There is a self correcting cure for this of course...and bankers aint gonna like it...8ollocks to everyone else who would benefit.

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Paul Broadhead, head of mortgages, said many lenders could ‘withdraw from this market altogether’ under the changes.

I wonder is this a threat, to try and keep those IO mortgages going?

Or can we foresee a future of property purchasing based on either cash transactions alone, or mortgages lent only through the tax payer owned banks?

people being too scared to buy a home, fearing price falls and unemployment.

Equivalent to a buyers strike then? ;)

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http://www.dailymail.co.uk/news/article-1316356/Home-loans-scarcer-says-bank-boss-funds-dry-up.html

Home loans may get even scarcer says bank boss as funds dry up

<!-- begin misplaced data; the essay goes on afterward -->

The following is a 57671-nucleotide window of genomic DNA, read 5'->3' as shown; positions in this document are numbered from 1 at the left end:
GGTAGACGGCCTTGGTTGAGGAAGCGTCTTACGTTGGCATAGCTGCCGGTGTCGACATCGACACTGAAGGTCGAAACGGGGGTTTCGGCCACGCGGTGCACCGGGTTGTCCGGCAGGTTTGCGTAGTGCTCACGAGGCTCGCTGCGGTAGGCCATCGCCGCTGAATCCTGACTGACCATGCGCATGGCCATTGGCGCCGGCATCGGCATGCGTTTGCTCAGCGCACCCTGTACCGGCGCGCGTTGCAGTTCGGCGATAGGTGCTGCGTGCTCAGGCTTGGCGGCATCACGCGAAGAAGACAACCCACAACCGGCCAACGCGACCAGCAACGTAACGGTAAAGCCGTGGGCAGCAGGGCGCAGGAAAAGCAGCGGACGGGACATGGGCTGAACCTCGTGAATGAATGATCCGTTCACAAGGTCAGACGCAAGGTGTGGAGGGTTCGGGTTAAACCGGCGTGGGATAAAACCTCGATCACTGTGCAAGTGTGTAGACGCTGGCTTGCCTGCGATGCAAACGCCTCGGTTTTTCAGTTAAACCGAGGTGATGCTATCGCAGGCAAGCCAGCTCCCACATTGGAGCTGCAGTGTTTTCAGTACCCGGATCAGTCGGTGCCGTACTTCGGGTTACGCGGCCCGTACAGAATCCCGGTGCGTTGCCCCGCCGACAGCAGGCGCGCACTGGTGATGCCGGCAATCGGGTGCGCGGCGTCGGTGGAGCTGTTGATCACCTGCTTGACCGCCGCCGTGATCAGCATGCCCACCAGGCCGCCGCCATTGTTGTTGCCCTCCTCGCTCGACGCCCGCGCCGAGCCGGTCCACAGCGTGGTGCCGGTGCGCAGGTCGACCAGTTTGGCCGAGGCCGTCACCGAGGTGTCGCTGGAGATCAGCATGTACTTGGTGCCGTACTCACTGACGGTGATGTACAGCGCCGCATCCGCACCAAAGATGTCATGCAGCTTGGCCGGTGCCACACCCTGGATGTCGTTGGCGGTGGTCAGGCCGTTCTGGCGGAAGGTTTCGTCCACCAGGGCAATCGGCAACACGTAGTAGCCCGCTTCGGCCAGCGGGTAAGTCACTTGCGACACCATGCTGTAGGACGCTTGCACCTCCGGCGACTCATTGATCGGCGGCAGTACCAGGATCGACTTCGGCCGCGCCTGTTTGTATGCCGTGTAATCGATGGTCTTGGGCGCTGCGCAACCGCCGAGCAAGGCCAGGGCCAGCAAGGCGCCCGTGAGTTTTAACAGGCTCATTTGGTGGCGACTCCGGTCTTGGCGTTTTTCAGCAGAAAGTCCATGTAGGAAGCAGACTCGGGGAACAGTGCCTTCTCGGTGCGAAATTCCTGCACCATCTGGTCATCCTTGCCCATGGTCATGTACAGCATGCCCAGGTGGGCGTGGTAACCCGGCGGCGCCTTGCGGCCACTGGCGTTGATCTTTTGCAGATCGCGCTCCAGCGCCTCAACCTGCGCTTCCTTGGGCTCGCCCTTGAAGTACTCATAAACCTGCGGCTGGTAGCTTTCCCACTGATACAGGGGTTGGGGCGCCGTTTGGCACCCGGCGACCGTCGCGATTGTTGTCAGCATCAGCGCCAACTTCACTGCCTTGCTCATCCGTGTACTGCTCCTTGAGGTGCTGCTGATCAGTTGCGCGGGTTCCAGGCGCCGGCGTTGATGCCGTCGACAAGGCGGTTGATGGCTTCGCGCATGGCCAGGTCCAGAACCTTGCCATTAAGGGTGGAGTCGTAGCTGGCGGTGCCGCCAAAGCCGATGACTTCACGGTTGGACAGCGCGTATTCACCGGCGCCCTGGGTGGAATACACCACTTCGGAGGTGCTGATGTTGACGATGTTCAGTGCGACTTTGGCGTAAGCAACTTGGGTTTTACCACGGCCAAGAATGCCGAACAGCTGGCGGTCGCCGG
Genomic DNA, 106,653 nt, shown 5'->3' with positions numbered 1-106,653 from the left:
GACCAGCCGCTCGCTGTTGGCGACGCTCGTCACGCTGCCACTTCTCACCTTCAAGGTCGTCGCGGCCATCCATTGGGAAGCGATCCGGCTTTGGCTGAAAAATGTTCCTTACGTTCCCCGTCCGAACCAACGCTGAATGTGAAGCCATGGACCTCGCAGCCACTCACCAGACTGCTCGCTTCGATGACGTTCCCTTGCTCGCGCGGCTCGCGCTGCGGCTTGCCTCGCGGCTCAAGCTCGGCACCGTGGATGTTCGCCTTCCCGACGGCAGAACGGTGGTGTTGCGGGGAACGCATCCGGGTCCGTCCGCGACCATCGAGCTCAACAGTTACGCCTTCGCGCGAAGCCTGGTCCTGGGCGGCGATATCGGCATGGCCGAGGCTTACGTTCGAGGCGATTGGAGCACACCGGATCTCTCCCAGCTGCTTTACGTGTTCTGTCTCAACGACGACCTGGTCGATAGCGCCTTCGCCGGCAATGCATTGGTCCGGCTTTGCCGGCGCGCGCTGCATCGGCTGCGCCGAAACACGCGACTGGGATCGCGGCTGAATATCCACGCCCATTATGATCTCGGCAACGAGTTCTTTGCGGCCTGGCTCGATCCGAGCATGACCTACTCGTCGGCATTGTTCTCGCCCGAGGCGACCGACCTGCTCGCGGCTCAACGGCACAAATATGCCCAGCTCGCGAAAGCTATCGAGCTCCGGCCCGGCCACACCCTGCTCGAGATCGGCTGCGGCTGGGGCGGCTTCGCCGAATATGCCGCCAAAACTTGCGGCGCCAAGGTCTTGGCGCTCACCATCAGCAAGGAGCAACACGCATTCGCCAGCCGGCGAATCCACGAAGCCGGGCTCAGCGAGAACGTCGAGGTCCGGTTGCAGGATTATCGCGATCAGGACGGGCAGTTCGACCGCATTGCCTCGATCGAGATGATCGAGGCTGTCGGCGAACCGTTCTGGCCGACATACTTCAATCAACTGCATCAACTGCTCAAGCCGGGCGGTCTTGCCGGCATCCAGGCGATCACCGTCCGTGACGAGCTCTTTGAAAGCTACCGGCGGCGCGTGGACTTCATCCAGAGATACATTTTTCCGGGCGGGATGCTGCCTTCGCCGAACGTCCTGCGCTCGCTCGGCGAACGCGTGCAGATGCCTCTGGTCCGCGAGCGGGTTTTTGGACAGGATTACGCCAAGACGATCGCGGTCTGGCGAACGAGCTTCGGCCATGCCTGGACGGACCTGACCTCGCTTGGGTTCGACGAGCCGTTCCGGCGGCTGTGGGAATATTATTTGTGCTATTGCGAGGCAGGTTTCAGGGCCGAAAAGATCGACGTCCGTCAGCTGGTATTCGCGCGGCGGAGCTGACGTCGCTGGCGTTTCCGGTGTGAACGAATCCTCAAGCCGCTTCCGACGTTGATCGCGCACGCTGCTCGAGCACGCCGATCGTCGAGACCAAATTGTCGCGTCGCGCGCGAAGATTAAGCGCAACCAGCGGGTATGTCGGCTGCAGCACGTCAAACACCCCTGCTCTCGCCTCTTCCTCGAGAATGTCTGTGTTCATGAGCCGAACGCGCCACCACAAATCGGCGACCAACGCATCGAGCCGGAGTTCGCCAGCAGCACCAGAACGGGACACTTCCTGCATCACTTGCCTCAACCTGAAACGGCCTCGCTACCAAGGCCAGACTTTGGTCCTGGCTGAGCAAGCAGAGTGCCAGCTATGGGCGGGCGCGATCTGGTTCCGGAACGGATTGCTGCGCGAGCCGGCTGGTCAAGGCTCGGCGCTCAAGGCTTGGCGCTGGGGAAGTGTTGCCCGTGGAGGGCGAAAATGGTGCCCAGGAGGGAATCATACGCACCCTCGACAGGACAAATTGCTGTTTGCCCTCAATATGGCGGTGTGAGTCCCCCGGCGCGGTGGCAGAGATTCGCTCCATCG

By Becky "Rebecca" Barrow

Last updated at 8:00 AM on 30th September 2010

Comments (517)

Warning: Barclays boss Bob
"Bonuses"
Diamond claims that banks are running out of money they use to fund loans, meaning they will become scarcer and more expensive

The mortgage drought which is crippling homebuyers could get even worse, one of Britains most powerful banksters warned yesterday.

Funding, the money which banks need to lend money, will be more scarce and probably more expensive, predicts Barclays president Bob Diamond.

This is likely to have a knock-on impact on the number of loans handed out and the interest rates which are charged, particularly among smaller lenders who face bigger funding problems.

It comes as the latest figures from the Bank of England show the number of mortgages being handed out continues to shrivel.

This is fuelled by the potent mix of lenders being unwilling to lend to anybody without a big deposit and people being too scared to buy a home, fearing price falls and unemployment